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This article in JEQ

  1. Vol. 31 No. 2, p. 648-653
     
    Received: Feb 21, 2001
    Published: Mar, 2002


    * Corresponding author(s): janusz.zwiazek@ualberta.ca
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doi:10.2134/jeq2002.6480

Jack Pine Growth and Elemental Composition Are Affected by Saline Tailings Water

  1. Jennifer A. Franklina,
  2. Sylvie Renaultb,
  3. Clare Crosera,
  4. Janusz J. Zwiazek *a and
  5. Michael MacKinnonc
  1. a Department of Renewable Resources, 4-42 Earth Sciences Building, University of Alberta, Edmonton, AB, T5G 2E1 Canada
    b Department of Botany, 505 Buller Building, University of Manitoba, Winnipeg, MB, R3T 2N2 Canada
    c Syncrude Canada Ltd., Edmonton Research Centre, 9421-17 Avenue, Edmonton, AB, T6N 1H4 Canada

Abstract

In the processing of oil sands from Alberta's Athabasca formation, large quantities of alkaline, saline tailings and associated process-affected waters are produced. These waters may have a negative effect on plants used in reclamation of mined areas in this region of the northern boreal forest. In the present study, we examined the effects of process-affected water on the growth and elemental composition of jack pine (Pinus banksiana Lamb.) seedlings. Seedlings were grown in sand culture, and treated with tailings water to which mineral nutrients had been added. One-month-old seedlings were treated for 14 d, and all measured growth parameters were reduced. Growth and shoot elemental composition were also measured in seven-month-old seedlings that were treated for 10 wk with process-affected water. Shoots had significantly elevated levels of Na, Cl, S, P, B, and Sr, and significantly reduced levels of Fe, Mo, Ba, and K. The relationships between elemental composition and seedling growth and injury were examined using multiple regression. Growth rates, dry weights, and carotenoid content were reduced, but were not related to shoot elemental composition. Needle necrosis was positively related to tissue Na and Cl. Results indicate that reclamation planning must consider substrate Na and Cl levels when planting jack pine on tailings-affected sites.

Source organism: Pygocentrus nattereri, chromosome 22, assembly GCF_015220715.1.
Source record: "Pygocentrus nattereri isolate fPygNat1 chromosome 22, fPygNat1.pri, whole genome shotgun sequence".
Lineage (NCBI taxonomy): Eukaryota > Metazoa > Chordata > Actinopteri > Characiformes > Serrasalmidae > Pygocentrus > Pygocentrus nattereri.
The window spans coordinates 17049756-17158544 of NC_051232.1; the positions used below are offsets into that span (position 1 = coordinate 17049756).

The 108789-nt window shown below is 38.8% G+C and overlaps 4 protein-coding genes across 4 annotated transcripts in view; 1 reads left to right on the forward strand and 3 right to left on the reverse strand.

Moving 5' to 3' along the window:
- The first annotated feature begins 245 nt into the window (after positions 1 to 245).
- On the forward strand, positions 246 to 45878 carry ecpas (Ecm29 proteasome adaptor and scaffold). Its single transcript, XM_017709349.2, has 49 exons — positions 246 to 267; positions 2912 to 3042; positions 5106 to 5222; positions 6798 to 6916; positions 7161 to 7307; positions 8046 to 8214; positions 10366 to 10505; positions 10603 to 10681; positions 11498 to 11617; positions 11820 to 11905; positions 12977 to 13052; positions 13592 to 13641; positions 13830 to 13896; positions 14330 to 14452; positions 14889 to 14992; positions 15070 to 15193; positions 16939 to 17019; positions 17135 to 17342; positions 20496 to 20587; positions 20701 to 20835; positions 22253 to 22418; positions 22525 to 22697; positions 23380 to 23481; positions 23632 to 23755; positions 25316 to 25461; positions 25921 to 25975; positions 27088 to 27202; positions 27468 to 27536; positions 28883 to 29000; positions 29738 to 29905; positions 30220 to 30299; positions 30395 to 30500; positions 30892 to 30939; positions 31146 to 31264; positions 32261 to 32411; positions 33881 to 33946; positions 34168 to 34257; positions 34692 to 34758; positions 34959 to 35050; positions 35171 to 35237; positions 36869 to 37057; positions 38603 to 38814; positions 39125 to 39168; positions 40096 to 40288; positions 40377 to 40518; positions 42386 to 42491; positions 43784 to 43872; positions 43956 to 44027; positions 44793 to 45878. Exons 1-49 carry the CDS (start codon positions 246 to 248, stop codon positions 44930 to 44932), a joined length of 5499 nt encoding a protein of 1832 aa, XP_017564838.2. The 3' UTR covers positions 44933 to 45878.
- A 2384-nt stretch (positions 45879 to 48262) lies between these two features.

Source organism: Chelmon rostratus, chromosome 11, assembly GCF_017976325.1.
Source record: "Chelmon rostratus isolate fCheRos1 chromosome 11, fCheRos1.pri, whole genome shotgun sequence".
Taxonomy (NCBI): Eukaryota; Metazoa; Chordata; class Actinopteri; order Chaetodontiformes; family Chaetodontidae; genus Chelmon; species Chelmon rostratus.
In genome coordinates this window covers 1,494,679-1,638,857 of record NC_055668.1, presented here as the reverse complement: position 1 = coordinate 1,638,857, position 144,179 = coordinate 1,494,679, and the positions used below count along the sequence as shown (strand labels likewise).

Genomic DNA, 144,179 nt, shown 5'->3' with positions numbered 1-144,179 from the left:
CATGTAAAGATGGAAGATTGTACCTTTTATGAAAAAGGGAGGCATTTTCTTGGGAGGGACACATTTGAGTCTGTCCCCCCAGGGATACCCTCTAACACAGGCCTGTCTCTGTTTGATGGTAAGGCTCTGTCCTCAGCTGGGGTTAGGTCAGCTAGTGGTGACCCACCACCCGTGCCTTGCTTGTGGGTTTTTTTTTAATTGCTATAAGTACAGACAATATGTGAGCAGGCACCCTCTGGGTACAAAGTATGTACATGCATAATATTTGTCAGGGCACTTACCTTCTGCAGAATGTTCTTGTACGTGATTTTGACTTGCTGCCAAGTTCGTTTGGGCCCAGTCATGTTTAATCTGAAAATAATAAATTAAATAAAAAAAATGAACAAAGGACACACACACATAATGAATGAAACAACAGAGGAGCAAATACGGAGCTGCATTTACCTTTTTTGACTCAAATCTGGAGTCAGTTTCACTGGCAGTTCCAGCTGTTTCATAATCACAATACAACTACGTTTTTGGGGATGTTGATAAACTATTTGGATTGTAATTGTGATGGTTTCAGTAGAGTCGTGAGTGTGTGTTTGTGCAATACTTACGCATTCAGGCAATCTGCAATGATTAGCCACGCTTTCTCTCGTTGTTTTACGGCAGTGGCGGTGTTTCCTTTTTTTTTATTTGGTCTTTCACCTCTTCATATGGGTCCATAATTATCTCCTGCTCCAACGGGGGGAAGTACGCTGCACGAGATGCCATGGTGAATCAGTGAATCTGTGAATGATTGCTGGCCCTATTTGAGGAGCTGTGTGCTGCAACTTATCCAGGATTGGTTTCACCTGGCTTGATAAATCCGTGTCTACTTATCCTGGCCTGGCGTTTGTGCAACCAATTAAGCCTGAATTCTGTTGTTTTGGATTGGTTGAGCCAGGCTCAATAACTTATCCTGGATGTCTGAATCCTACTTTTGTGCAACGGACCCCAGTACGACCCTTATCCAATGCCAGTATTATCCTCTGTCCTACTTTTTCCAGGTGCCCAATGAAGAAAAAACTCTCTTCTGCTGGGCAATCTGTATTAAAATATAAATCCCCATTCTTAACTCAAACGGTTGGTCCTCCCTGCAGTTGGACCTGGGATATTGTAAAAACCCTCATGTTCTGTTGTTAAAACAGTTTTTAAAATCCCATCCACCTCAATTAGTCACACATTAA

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Copyright © 2002. American Society of Agronomy, Crop Science Society of America, Soil Science SocietyPublished in J. Environ. Qual.31:648–653.